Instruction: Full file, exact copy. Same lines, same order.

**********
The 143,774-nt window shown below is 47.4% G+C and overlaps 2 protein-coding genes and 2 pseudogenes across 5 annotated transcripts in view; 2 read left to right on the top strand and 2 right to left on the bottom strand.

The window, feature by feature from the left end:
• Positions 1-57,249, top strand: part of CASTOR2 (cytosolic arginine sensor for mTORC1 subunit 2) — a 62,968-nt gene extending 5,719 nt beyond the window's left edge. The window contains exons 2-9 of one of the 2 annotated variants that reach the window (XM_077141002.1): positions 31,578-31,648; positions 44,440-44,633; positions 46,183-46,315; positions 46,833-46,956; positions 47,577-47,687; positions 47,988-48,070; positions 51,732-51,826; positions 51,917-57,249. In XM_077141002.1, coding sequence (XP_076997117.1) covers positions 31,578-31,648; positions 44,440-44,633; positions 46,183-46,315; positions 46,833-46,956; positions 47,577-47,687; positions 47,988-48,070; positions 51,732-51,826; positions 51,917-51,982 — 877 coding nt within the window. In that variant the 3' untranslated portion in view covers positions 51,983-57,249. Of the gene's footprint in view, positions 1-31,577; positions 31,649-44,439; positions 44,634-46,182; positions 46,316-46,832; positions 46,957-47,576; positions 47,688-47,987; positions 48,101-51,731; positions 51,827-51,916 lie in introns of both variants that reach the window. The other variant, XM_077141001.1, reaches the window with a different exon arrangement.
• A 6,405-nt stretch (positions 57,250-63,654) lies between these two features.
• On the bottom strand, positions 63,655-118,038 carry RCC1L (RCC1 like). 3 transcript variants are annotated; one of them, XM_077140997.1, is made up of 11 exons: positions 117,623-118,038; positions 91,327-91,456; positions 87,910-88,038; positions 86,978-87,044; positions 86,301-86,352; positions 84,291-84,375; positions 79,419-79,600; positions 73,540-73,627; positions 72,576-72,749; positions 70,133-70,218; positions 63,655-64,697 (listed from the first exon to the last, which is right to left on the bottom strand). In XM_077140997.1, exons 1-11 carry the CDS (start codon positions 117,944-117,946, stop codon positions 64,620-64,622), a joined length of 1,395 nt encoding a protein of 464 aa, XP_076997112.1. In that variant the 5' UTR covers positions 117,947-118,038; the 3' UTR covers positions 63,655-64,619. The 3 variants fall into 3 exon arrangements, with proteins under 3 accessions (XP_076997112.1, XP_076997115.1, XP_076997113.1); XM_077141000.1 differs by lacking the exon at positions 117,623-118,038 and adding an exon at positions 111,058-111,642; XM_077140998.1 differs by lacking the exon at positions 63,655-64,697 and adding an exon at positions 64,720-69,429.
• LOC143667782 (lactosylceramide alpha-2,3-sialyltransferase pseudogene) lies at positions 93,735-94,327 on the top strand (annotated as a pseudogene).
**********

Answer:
The 143,774-nt window shown below is 47.4% G+C and overlaps 2 protein-coding genes and 2 pseudogenes across 5 annotated transcripts in view; 2 read left to right on the top strand and 2 right to left on the bottom strand.

The window, feature by feature from the left end:
• Positions 1-57,249, top strand: part of CASTOR2 (cytosolic arginine sensor for mTORC1 subunit 2) — a 62,968-nt gene extending 5,719 nt beyond the window's left edge. The window contains exons 2-9 of one of the 2 annotated variants that reach the window (XM_077141002.1): positions 31,578-31,648; positions 44,440-44,633; positions 46,183-46,315; positions 46,833-46,956; positions 47,577-47,687; positions 47,988-48,070; positions 51,732-51,826; positions 51,917-57,249. In XM_077141002.1, coding sequence (XP_076997117.1) covers positions 31,578-31,648; positions 44,440-44,633; positions 46,183-46,315; positions 46,833-46,956; positions 47,577-47,687; positions 47,988-48,070; positions 51,732-51,826; positions 51,917-51,982 — 877 coding nt within the window. In that variant the 3' untranslated portion in view covers positions 51,983-57,249. Of the gene's footprint in view, positions 1-31,577; positions 31,649-44,439; positions 44,634-46,182; positions 46,316-46,832; positions 46,957-47,576; positions 47,688-47,987; positions 48,101-51,731; positions 51,827-51,916 lie in introns of both variants that reach the window. The other variant, XM_077141001.1, reaches the window with a different exon arrangement.
• A 6,405-nt stretch (positions 57,250-63,654) lies between these two features.
• On the bottom strand, positions 63,655-118,038 carry RCC1L (RCC1 like). 3 transcript variants are annotated; one of them, XM_077140997.1, is made up of 11 exons: positions 117,623-118,038; positions 91,327-91,456; positions 87,910-88,038; positions 86,978-87,044; positions 86,301-86,352; positions 84,291-84,375; positions 79,419-79,600; positions 73,540-73,627; positions 72,576-72,749; positions 70,133-70,218; positions 63,655-64,697 (listed from the first exon to the last, which is right to left on the bottom strand). In XM_077140997.1, exons 1-11 carry the CDS (start codon positions 117,944-117,946, stop codon positions 64,620-64,622), a joined length of 1,395 nt encoding a protein of 464 aa, XP_076997112.1. In that variant the 5' UTR covers positions 117,947-118,038; the 3' UTR covers positions 63,655-64,619. The 3 variants fall into 3 exon arrangements, with proteins under 3 accessions (XP_076997112.1, XP_076997115.1, XP_076997113.1); XM_077141000.1 differs by lacking the exon at positions 117,623-118,038 and adding an exon at positions 111,058-111,642; XM_077140998.1 differs by lacking the exon at positions 63,655-64,697 and adding an exon at positions 64,720-69,429.
• LOC143667782 (lactosylceramide alpha-2,3-sialyltransferase pseudogene) lies at positions 93,735-94,327 on the top strand (annotated as a pseudogene).